But since there is no heat transfer, Q = 0 and:

ΔU = – W (1)

That is: if the work W is positive, ΔU is negative, and vice versa. On the other hand, we also have:

W = – n C V ΔT (2)

That after applying the ideal gas equation (PV = n RT), and substituting and solving for T 2 and T 1 we will have:

W = (C V / R) (P 1 V 1 – P 2 V 2 ) (3)

Being the value of R equal to 0.082 L · atm / mol · K or 8.314 J / mol · K

In adiabatic processes it is important to know the C P / C V relationship known as γ:

γ = C P / C V    (4)

Which allows to establish the TV and PV relationships:

1 V γ-1 = T 2 V γ-1    (5)

1 V γ = P 2 V γ     (6)

And likewise, the approximate heats of C P and C V vary depending on whether the gases are monatomic, diatomic, etc.

### Exercise 1

A gas does 600 J of work through an insulated compartment. What is the change in its internal energy? Does the temperature decrease or increase? And considering that it is a monatomic gas, also calculate γ.

Data:

W = + 600J

ΔU =?

γ =?

Work W is positive because the gas does work on the surroundings. Being inside an isolated compartment, Q = 0, and therefore we will have equation (1):

ΔU = – W

That is, ΔU is equal to:

ΔU = – (+ 600J)

= -600J

Which means that the internal energy of the gas decreased by 600 J. If ΔU decreases, so does the temperature, so the gas cools as a result of having done the work.

Because this gas is monatomic,

V = 3/2 R

P = 5/2 R

And being

γ = C P / C V

= (5/2 R) / (3/2 R)

= 5/3 or 1.66

### Exercise 2

In a container 7 moles of O 2 were compressed from a volume of 15 liters to 9 liters. Knowing that the initial temperature was 300 K, calculate: the work done on the gas.

Data:

n = 7 moles O 2

1 = 300 K

1 = 15 L

2 = 9 L

W =?

It is an irreversible adiabatic understanding. We have two equations to solve for W:

W = – n C V ΔT (2)

W = (C V / R) (P 1 V 1 – P 2 V 2 ) (3)

We can calculate the pressures, but to save time it is better to proceed with the first of the equations:

W = – n C V ΔT

= – n C V (T 2 -T 1 )

We need C V and T 2 to determine W. Oxygen, being a diatomic gas, has a C V equal to 5/2 R:

V (O 2 ) = 5/2 R

= 5/2 (8.314 J / mol K)

= 20,785 J / mol K

2 remains to be calculated . We use equation (5):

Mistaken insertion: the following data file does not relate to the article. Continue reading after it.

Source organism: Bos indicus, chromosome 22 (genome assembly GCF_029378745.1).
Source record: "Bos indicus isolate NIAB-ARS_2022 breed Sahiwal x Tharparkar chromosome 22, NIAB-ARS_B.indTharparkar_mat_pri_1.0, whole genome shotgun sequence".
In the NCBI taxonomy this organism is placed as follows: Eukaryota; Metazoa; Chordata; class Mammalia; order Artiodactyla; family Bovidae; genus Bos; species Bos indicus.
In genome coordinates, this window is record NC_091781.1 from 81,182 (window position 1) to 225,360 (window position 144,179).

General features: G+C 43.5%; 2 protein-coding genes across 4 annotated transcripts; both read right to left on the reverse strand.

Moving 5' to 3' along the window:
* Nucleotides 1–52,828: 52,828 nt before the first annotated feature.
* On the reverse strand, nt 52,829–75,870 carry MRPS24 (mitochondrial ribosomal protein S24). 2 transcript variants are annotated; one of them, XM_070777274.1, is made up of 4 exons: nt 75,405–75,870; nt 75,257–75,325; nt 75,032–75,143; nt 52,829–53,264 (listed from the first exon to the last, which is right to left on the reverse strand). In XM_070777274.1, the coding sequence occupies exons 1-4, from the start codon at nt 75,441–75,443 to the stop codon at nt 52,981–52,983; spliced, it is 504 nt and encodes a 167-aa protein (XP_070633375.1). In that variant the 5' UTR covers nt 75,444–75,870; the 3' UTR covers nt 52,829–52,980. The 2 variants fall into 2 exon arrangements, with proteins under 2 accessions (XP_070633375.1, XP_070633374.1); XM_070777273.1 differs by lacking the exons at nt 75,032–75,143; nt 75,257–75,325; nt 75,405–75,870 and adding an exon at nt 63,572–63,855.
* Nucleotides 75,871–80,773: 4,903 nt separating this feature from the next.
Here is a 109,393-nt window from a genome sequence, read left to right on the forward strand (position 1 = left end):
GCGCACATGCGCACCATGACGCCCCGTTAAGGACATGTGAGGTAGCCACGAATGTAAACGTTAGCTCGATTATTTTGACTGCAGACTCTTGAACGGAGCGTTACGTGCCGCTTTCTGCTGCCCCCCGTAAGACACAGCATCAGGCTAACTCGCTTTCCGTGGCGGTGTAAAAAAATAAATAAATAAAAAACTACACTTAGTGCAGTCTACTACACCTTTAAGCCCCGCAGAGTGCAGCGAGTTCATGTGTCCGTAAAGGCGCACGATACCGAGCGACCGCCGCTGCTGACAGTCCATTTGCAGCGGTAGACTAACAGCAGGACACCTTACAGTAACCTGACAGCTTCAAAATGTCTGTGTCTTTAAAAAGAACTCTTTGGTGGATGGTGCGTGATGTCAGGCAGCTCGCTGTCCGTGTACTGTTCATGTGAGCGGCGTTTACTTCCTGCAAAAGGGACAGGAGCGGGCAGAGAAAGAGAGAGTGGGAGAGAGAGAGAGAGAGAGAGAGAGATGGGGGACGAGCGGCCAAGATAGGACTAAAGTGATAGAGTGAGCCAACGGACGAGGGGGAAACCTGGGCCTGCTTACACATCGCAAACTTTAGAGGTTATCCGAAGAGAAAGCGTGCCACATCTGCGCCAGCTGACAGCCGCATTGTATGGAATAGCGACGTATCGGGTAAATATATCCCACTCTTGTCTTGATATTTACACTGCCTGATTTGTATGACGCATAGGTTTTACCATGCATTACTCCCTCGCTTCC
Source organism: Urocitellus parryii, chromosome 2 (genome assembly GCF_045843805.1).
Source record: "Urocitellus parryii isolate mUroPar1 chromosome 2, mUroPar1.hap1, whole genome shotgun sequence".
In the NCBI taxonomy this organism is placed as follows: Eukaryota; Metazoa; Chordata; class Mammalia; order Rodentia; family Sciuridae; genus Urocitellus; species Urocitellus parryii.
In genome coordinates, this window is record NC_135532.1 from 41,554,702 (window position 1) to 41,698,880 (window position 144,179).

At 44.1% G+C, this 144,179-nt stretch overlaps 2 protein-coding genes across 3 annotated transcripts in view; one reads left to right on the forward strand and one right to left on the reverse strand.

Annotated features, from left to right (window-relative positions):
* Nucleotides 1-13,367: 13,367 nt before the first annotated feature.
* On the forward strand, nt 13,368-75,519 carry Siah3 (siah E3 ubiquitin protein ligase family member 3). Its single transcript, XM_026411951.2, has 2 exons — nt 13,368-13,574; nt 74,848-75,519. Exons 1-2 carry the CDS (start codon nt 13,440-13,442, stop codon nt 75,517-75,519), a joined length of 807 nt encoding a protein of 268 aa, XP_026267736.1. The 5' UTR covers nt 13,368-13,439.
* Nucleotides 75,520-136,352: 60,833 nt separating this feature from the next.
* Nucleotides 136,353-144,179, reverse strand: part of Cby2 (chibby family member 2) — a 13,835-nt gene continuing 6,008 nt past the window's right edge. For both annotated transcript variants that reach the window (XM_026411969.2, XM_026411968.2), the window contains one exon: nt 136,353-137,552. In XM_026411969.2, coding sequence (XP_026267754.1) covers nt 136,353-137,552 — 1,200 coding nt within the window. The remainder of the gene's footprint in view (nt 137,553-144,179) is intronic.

1 V γ-1 = T 2 V γ-1

But before using it, first determine C P and γ:

P (O 2 ) = 7/2 R

= 7/2 (8.314 J / mol K)

= 29.099 J / mol K

Being γ equal to:

γ = C P / C V

= (29.099 J / mol K) / 20.785 J / mol K

= 1.4

Then, having done this, we can solve for T 2 from equation (5):

1 V γ-1 = T 2 V γ-1

2 = (T 1 V γ-1 ) / (V γ-1 )

= [(300K) (15L) 1.4-1 ] / (9L) 1.4-1

= 368.01 K

And finally we solve for W:

W = – n C V ΔT

= – (7 mol O 2 ) (20.785 J / mol K) (368.01 K – 300 K)

= -9895.11 J or -9.895 kJ

### Exercise 3

A neon container expands adiabatic and initially at room temperature (T = 298K) from 12 L to 14 L. Knowing that its initial pressure was 3 atm, what will be the work done by the gas?

Data:

1 = 298 K

1 = 12 L

2 = 14 L

1 = 3 atm

W =?

Equation (3) allows us to determine W with the values ​​of the pressures:

W = (C V / R) (P 1 V 1 – P 2 V 2 )

But we are missing C V and P 2 .

The final pressure can be calculated with equation (6):

1 V γ = P 2 V γ

Γ being equal to C P / C V . Since neon is a monatomic gas, we have that its C P and C V values are 5 / 2R and 3 / 2R, respectively. We then calculate γ:

γ = C P / C V

= (5 / 2R) / (3 / 2R)

= 5/3 or 1.66

We solve for P 2 from equation (6):

2 = (P 1 V γ ) / V γ

= [(3 atm) (12 L) 5/3 ] / (14 L) 5/3

= 1.40 atm

And the work will be equal to:

W = (C V / R) (P 1 V 1 – P 2 V 2 )

= (3/2) [(3 atm) (12 L) – (1.40 atm) (14 L)] (101300 Pa / 1 atm) (0.001 m 3 / L) (kJ / 1000 J)

= 2.49 kJ

The conversion factors are used to be able to convert the L · atm to Pa · m 3 , which is equivalent to 1 J. The neon gas expands, so its pressure decreases and, when doing work on the surroundings, this is positive . Likewise, its internal energy ΔU decreases, as does its temperature, cooling in the expansion process.